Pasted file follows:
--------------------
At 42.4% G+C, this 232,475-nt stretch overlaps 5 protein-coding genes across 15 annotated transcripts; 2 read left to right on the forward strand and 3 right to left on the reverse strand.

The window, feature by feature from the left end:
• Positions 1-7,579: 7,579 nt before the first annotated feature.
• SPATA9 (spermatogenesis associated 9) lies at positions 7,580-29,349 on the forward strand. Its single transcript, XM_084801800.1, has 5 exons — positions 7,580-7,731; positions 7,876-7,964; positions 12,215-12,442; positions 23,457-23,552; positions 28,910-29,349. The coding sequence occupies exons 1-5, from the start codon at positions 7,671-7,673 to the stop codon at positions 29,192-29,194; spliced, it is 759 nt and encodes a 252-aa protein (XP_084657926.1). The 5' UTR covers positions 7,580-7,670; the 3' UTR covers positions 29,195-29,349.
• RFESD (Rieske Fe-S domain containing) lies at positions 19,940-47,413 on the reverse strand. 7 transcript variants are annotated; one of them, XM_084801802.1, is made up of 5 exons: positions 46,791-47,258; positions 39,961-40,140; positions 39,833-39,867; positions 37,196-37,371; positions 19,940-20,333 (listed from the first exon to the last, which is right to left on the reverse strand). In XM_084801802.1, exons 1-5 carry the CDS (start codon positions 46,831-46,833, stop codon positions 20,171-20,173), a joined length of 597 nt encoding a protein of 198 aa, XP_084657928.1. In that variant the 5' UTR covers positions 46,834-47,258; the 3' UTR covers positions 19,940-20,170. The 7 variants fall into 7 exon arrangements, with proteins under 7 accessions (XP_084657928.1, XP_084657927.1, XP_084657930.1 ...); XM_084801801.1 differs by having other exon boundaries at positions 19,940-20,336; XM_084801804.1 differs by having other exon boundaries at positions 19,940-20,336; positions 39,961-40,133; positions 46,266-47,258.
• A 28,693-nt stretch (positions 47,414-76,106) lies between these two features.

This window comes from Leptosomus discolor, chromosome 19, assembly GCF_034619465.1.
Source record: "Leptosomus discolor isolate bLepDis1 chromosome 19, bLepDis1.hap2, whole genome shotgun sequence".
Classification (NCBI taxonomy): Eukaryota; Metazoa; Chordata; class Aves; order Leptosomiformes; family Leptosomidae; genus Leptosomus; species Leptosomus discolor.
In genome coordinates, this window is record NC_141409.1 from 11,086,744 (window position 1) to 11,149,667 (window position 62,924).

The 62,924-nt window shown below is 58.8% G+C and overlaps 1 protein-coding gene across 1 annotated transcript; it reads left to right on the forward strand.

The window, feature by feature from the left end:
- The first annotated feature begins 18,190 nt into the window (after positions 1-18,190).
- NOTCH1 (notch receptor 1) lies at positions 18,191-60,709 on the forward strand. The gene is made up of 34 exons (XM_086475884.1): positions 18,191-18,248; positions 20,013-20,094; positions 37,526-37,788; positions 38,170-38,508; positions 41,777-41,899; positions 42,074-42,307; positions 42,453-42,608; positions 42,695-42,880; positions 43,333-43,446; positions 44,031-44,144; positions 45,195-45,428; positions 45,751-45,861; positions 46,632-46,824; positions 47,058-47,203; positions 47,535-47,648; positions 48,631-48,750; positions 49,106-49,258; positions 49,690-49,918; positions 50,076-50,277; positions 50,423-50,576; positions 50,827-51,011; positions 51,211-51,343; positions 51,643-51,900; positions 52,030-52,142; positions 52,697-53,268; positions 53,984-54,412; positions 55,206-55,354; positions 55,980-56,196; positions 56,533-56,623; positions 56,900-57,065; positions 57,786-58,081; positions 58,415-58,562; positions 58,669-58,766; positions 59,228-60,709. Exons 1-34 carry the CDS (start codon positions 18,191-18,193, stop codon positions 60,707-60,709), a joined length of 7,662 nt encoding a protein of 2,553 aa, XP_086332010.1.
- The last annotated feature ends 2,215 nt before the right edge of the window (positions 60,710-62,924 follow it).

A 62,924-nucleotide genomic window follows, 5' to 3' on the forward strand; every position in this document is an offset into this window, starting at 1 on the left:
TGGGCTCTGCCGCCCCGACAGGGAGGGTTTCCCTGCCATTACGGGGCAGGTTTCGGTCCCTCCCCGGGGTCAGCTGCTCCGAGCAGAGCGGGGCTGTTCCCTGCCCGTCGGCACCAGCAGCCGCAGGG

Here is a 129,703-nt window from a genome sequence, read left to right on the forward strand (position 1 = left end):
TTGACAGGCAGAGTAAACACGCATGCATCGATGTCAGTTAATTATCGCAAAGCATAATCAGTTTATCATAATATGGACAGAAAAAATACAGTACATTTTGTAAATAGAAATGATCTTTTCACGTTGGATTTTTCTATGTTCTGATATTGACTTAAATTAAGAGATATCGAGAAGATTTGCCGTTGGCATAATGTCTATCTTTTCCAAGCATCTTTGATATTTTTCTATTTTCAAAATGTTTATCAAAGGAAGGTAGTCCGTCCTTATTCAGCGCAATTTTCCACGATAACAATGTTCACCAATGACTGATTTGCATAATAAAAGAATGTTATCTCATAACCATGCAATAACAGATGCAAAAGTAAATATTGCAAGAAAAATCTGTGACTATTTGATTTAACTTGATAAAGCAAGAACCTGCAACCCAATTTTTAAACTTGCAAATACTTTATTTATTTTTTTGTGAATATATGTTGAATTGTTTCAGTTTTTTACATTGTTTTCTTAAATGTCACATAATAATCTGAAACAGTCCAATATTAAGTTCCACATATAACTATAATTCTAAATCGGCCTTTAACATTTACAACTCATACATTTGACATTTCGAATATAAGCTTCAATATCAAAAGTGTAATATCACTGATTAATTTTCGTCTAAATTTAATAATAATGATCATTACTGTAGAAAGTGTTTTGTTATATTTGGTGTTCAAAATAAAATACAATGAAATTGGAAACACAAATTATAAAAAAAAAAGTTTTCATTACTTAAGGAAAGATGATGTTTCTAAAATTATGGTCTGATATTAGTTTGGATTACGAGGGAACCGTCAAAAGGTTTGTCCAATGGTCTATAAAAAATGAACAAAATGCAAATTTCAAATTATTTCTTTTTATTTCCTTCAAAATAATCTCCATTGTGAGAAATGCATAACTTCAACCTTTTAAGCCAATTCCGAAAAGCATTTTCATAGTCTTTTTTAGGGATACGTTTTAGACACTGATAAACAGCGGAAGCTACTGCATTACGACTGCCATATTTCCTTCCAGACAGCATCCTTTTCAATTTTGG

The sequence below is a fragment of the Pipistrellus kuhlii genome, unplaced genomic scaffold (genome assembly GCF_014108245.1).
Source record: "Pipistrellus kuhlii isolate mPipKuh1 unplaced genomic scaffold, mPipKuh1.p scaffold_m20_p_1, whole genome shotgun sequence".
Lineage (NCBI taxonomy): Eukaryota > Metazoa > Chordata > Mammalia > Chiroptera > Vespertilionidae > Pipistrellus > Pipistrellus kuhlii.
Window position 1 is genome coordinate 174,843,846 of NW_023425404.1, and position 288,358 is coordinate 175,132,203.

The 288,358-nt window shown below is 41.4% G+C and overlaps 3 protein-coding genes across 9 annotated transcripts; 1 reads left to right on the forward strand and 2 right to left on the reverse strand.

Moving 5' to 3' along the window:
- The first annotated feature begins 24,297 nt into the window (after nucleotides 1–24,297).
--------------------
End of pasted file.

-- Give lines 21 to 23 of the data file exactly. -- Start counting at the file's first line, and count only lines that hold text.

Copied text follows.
Source record: "Pipistrellus kuhlii isolate mPipKuh1 unplaced genomic scaffold, mPipKuh1.p scaffold_m20_p_1, whole genome shotgun sequence".
Lineage (NCBI taxonomy): Eukaryota > Metazoa > Chordata > Mammalia > Chiroptera > Vespertilionidae > Pipistrellus > Pipistrellus kuhlii.
Window position 1 is genome coordinate 174,843,846 of NW_023425404.1, and position 288,358 is coordinate 175,132,203.